• You use query expressions to access the database tables. In the GetGameIDs method (and in the GetGameNamesmethod, which isn’t shown), join joins the Game and GamePlayers tables.

  • In the FindOrCreate method, the ExecuteCommand method runs a constructed Transact-SQL command to insert a new record for the player in the database.

  • If you're starting to learn F#, note the use of the match expression to conveniently branch the code based on whether the players collection has 0, 1, or more elements. See Match Expressions (F#).

The next type in WordGrid.fs is the game board, which this topic doesn't include because it's long and doesn’t show any additional concepts.

The next type in WordGrid.fs is the Move type. This type represents a single play, that is, the placement of one or more tile on the board in particular rows and columns to form one or more words. This type includes the tiles that were played, the location of the tiles on the board, the direction of play, and the tiles that remain on the player’s rack. These properties are all automatic properties.

// Represents the play for a single turn in a WordGrid game.
type Move(gameId : int, playerId : int, row : int, col : int,
          dir : Direction, tiles : string, remainingTiles : string) =
      // The id from the database for the game in which this move was played.
      member val GameID = gameId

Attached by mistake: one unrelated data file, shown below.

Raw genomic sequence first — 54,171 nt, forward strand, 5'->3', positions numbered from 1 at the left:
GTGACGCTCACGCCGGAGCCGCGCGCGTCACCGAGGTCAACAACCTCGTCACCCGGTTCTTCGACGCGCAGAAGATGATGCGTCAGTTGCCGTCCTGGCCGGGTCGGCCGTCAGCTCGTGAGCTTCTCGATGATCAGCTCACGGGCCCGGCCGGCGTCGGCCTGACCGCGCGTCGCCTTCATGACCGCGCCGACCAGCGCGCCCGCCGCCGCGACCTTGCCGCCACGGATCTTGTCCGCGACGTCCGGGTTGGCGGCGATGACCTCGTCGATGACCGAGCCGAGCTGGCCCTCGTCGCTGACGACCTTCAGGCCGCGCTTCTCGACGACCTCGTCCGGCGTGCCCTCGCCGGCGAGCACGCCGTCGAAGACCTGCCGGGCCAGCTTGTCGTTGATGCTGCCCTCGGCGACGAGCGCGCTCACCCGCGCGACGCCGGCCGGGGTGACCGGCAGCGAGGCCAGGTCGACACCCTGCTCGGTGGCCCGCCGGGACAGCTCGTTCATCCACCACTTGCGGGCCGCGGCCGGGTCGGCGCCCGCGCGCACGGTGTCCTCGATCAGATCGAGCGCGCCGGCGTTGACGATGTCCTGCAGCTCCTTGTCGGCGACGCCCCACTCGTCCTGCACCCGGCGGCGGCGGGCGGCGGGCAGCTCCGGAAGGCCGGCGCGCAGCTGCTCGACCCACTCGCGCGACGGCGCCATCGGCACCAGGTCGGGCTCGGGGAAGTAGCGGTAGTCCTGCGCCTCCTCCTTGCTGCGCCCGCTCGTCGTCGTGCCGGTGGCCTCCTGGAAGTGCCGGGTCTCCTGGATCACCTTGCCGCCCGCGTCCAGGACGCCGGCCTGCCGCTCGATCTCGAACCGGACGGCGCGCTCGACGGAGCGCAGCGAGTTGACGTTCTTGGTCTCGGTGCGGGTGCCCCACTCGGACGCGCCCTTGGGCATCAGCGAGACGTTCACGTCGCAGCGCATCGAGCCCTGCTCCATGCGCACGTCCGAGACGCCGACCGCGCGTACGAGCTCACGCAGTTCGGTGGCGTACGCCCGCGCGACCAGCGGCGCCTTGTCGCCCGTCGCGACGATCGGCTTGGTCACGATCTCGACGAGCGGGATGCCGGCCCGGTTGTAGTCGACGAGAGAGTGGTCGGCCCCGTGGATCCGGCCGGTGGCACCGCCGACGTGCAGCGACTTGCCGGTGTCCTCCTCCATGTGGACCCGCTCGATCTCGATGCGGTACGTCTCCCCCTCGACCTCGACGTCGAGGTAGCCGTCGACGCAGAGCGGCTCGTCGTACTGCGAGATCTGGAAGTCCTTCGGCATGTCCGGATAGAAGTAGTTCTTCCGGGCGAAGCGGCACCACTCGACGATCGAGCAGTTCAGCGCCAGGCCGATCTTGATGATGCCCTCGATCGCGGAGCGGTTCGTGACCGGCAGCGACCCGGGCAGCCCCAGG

// The player who's making this move.
      member val PlayerID = playerId

      // The row of the first tile that's played in this move.
      member val Row = row

      // The col of the first tile that's played in this move.
      member val Col = col

      // The direction of the move.
      member val Direction = dir

      // The tiles that were played for this move, not including any previously
      // played tiles that are part of the word or words that the move formed.
      member val Tiles = Tile.FromString(tiles)

      // The tiles that remain in the user's rack after the move.
      member val RemainingTiles = Tile.FromString(remainingTiles)

Information about the move is composed on the player's client, in the browser. JavaScript in the web application allows the player to position tiles on the board, so that’s not part of the F# code at all. When a player has specified a move and chosen the Submit Play button, a form is submitted as an HTTP POST request. A controller, called Board in the ASP.NET application, reads the form values that are submitted and generates a Move object, which is then submitted to the Game class. The Game class includes logic for starting a game, loading the game from the database, processing moves, and determining when the game finishes. This class is also long, so this topic highlights a few key aspects instead of including the full code. You should review the full code in the sample to understand how it all fits together.

In the ProcessPlay method, code shows how to call stored procedures by using the type provider.

// Update the database tables: Games, PlayerState, Plays
Game.DataContext.SpUpdateGame(Util.nullable this.GameId,
                              Util.nullable player.PlayerId,
                              Util.nullable this.MoveCount,
                              Game.AsString player.Tiles,